Local governments generally have to throw in another 15 or 20% to meet the ongoing pension obligations. Anyway, it's a helluva mess. It explains a few things for me. As a lawyer, I use a lot of county facilities, and things have gotten a little sketchy lately, I've noted. Things just don't happen the way they used to. The clerk's office in Marin County, for example, used to allow access to case files on a more-or-less instantaneous basis; now you phone ahead and maybe a week later they'll call you back, but probably not. The file staff is only there four hours a day.

It's pretty clear what's going on. The county is firing current employees because they need the money to pay people who used to work there. San Rafael is, along with San Diego, one of the worst political entities in the state in terms of unfunded pension and health care liabilities. The SIEPR estimates that in the 18-year scenario, San Rafael will have to pay an amount equal to 82% of its "covered payroll" to meet unfunded liabilities. With slightly worse returns on investment, and higher inflation in health care (both factors more likely than not), San Rafael may achieve that exalted status where it owes more to former employees than it does to current employees, if there are any left.

Ah, the Bubble Years, first the Dot Com bonanza and then the housing boom. It raised such lofty expectations about what was fiscally possible in the coming era. The pension formulas were all based on that Golden Age. Now you're lucky if you can earn 2.5% on a 10-year Treasury bond, the benchmark for pension returns. Yet to work, the funds need to earn 6 or 8% per year, which is why the Illinois teacher's pension, for example, has gotten into writing credit default swaps in an effort to make up massive shortfalls. It worked so well for AIG. This is only one step away from playing the lottery as an investment strategy.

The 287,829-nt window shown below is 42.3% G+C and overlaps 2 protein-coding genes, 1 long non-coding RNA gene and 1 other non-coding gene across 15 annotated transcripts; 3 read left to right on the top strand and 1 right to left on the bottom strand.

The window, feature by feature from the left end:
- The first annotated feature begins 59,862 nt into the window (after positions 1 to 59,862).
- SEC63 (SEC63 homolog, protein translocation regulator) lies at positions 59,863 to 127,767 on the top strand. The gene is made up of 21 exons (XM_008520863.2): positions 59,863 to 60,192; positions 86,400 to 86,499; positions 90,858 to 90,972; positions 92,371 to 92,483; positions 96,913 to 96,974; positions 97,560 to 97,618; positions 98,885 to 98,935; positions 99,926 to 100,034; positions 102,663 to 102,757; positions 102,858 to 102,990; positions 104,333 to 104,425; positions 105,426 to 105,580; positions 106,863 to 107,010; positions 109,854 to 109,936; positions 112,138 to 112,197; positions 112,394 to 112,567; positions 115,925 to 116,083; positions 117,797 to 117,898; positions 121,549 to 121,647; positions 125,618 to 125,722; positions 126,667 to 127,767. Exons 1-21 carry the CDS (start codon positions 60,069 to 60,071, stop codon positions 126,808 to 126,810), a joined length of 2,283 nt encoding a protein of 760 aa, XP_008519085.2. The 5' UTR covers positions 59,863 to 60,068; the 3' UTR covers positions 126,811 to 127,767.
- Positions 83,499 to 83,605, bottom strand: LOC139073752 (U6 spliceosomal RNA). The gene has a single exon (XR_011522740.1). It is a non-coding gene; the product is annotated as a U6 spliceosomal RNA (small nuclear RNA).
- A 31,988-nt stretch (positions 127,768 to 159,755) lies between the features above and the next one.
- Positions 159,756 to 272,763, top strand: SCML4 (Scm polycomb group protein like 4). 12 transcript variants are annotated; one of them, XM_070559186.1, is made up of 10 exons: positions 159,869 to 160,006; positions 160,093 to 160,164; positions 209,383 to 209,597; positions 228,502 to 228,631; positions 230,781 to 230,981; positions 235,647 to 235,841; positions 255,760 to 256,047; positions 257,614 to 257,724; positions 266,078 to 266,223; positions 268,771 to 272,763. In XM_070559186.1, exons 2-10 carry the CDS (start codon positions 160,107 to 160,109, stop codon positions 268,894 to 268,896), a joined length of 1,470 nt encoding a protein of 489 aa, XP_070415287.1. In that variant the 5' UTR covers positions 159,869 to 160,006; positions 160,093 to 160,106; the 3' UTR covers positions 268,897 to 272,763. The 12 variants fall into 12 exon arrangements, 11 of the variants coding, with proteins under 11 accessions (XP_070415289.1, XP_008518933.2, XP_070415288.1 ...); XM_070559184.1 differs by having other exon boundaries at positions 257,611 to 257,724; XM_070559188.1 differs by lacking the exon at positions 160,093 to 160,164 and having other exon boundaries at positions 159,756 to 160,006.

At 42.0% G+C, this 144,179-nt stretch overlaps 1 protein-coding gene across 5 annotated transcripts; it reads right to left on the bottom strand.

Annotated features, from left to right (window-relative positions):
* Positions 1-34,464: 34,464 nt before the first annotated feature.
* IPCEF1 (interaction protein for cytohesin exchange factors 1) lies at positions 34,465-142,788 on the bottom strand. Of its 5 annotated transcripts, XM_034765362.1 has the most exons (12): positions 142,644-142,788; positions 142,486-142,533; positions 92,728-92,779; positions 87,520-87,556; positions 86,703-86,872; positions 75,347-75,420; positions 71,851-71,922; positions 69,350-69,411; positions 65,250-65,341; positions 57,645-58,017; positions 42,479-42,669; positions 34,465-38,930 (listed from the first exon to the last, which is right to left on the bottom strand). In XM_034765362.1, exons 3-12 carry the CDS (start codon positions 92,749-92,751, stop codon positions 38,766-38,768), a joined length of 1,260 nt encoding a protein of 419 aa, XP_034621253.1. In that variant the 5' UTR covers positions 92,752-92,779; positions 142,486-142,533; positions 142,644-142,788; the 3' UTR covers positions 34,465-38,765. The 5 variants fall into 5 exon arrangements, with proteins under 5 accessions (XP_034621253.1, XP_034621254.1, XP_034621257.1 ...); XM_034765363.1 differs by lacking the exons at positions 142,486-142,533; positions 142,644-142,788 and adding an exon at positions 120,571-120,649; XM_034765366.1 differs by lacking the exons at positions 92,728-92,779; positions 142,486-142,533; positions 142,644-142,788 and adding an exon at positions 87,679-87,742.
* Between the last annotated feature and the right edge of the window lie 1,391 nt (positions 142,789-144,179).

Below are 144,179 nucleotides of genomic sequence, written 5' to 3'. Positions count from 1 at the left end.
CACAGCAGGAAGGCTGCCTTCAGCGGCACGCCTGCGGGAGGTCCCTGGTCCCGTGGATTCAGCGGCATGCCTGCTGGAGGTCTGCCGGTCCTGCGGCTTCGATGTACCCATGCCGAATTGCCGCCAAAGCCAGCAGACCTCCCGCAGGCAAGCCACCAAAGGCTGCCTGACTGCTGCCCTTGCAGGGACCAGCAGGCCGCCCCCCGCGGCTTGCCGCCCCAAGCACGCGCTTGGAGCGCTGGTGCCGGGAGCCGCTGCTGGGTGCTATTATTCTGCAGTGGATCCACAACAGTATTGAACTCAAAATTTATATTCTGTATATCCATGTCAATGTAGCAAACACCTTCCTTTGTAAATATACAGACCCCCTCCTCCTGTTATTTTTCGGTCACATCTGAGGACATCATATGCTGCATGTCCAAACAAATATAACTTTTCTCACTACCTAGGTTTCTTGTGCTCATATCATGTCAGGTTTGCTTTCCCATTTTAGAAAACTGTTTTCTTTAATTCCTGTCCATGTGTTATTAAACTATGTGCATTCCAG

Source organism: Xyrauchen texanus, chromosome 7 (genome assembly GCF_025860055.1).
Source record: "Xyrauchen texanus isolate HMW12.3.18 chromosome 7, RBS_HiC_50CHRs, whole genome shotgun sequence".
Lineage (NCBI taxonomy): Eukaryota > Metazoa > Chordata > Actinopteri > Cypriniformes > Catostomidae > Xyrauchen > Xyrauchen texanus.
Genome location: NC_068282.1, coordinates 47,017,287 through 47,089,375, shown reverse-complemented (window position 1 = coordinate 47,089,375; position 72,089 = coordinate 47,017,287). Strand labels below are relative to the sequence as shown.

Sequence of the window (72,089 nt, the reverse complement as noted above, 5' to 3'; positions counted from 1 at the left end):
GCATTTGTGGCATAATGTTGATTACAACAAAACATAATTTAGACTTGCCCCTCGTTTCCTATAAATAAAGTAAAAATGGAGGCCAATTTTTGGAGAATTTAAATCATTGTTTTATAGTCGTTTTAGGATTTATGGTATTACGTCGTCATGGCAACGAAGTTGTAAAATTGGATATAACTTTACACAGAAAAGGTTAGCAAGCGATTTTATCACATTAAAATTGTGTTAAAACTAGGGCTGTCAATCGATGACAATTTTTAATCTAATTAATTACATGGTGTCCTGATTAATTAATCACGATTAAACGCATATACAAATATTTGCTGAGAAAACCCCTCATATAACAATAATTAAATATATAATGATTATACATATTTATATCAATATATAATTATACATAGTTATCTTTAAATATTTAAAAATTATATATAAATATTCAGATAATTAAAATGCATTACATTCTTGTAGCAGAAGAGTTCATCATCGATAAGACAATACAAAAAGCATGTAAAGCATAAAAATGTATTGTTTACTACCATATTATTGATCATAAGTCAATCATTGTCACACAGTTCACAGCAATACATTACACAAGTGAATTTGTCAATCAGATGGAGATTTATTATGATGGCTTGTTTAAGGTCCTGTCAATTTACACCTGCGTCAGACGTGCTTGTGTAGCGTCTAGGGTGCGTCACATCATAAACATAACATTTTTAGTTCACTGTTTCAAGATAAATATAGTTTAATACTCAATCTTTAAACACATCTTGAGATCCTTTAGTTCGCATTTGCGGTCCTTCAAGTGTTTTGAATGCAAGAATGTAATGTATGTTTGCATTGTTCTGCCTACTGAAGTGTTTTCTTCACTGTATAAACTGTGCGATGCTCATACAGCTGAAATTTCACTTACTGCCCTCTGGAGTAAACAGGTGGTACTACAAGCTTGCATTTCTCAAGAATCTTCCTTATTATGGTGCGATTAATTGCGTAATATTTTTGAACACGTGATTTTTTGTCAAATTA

Naturally, the local government entities are not going to go in for anything as logical and orderly as "18 year amortization" plans. That's the stuff of policy institutes, not real life. These are politicians we're talking about, and the first line of defense will be denial (San Rafael is already denying like crazy). When the mathematics become overwhelming, they'll resort to blaming someone else, most likely a predecessor. And finally, of course, like pension systems all across the country, the locals will wait for a federal government bailout. I think this is one of the reasons, in fact, that the Federal Reserve has been manipulating the stock market with "POMO" operations, the shell game by which the Fed slips printed money to Primary Dealers with which to play the market. If the damn stock market will just keep going up (despite the overall weak economy), the pensions can make up some of their losses and delay the inevitable bailout.

In the end, however, none of this can work, any more than Social Security can work or the Fed's other Ponzi schemes. Having "globalized" our economy, we can't just print without limit or we risk a ruinous debasement of the currency. Odd, isn't it, how a former city hall janitor's future solvency depends on what the People's Bank of China thinks about our monetary policy? Byzantine complexity - such a good idea in human affairs!